The Duke of Edinburgh appeared in good spirits in his first major public engagement since leaving hospital as he joined thousands of well-wishers to celebrate the Queen's official birthday at the Trooping the Colour parade.
Philip attended the traditional display of pomp and pageantry after being discharged from hospital a week ago following treatment for a bladder infection. He and the Queen arrived in a glass coach for the televised military spectacle which is held every year at Horse Guards Parade in Whitehall, central London.
The couple were due to travel in Queen Victoria's 1842 ivory-mounted phaeton carriage but changed due to the "unpredictable nature of the weather", a Buckingham Palace spokesman said.
It was the first appearance by the Duke since being hospitalised for a kidney infection
The coach, built in 1881, was first used by the Queen and Duke on their wedding day when they travelled from Westminster Abbey to the palace on November 20 1947.
Thousands of people, including friends and family of those taking part, packed into seats and stands around to watch precision marching by hundreds of Guardsmen.
The Queen took the royal salute as senior members of the royal family looked on.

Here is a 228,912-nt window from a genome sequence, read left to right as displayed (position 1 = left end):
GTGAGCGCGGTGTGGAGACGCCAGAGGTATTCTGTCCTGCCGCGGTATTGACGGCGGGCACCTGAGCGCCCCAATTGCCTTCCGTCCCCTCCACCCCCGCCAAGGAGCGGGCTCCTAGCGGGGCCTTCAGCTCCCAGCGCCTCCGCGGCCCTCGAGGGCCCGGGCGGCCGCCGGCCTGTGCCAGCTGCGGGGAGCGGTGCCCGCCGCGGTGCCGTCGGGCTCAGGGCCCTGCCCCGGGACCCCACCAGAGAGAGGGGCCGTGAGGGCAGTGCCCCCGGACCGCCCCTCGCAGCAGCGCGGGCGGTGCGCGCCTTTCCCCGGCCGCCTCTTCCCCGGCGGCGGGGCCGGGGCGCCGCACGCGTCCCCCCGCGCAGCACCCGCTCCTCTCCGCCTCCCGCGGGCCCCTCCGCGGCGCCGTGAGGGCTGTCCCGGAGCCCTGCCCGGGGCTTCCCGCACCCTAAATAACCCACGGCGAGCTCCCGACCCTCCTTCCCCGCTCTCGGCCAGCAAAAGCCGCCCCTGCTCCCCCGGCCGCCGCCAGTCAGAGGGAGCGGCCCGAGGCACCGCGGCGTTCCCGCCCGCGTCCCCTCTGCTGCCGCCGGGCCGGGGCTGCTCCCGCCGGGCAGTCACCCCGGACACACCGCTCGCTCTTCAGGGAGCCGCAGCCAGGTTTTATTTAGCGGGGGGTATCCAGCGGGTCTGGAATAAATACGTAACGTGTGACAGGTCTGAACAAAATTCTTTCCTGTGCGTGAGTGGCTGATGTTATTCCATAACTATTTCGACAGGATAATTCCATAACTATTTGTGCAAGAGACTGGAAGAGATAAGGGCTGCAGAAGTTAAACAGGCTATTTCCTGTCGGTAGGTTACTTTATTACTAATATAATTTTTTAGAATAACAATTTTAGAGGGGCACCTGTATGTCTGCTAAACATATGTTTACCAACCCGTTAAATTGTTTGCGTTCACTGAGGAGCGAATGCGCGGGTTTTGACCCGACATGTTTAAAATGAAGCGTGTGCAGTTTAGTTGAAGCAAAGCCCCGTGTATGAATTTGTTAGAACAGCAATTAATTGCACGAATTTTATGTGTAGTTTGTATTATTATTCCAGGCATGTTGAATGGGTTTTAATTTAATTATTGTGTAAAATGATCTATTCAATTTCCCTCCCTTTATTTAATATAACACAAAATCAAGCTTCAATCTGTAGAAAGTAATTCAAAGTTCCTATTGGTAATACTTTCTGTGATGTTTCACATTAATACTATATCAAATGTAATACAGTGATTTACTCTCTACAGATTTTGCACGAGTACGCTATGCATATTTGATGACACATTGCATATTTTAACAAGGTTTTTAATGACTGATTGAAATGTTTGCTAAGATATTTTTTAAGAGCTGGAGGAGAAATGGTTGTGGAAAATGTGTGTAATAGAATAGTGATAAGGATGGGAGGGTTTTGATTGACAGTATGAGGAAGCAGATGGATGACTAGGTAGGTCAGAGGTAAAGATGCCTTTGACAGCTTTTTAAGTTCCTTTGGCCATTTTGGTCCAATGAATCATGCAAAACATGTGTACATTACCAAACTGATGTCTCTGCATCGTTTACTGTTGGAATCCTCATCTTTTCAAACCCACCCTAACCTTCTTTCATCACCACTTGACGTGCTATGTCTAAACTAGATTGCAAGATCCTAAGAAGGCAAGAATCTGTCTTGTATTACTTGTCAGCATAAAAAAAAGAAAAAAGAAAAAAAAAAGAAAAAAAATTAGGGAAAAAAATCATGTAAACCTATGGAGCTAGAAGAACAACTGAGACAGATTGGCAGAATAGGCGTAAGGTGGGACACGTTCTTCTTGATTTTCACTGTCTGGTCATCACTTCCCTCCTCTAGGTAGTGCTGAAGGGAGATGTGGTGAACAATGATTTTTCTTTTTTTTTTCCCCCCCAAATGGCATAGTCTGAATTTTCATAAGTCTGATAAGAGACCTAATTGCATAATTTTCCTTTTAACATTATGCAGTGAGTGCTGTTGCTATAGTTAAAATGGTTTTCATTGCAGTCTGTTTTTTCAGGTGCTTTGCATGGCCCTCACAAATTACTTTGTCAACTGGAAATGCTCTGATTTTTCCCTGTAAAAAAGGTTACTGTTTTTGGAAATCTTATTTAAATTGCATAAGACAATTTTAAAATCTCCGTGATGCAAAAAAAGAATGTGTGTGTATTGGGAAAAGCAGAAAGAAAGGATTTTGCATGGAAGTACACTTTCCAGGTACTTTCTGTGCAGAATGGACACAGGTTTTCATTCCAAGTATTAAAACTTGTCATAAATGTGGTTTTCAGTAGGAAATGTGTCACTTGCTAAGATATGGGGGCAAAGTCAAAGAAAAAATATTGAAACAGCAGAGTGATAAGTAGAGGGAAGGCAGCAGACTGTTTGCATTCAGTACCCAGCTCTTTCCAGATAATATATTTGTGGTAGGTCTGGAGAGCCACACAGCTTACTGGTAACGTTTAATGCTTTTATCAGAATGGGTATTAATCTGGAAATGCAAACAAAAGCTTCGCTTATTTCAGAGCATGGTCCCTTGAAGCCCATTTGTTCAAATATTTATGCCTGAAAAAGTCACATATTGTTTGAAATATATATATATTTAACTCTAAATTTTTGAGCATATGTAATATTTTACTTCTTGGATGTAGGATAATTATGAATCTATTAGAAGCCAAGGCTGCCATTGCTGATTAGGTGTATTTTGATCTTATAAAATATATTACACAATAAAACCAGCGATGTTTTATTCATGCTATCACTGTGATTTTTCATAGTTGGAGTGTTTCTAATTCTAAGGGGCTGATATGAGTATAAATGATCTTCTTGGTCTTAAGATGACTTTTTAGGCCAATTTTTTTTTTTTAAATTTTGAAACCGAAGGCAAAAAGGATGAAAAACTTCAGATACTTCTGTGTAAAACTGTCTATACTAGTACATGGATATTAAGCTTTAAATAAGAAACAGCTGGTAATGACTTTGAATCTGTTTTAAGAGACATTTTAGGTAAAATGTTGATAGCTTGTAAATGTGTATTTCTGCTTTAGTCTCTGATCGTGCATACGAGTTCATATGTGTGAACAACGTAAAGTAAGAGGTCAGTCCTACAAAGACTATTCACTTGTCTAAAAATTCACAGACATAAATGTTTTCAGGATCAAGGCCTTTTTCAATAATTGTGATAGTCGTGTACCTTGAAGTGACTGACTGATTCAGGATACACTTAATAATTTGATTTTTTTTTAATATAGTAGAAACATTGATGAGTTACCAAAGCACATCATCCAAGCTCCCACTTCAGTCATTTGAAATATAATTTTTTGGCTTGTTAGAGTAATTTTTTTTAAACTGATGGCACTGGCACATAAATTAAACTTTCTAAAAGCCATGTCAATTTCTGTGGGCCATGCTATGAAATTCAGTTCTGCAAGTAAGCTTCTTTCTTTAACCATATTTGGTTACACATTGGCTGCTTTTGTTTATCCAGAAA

She wore a primrose yellow coat and dress by Angela Kelly with matching hat, and displayed her Brigade of Guards brooch.
The Duke wore a full ceremonial dress as Colonel of the Grenadier Guards.
The Duchess of Cambridge, wearing a grey Erdem dress with a Jane Corbett designed hat, watched proudly as the Duke of Cambridge arrived on horseback to take part in the parade as Colonel of the Irish Guards.
The Prince of Wales, who is Colonel of the Welsh Guards, the Princess Royal, Colonel of the Blues and Royals, and the Duke of Kent, Colonel of the Scots Guards were also on parade.
The Queen celebrated her actual birthday on April 21, when she turned 86, but today's ceremony marked her official birthday, which is always in June.
She first took the royal salute in 1951, when she deputised for her sick father, George VI, and has continued receiving the mark of respect every year except 1955 when there was a national rail strike.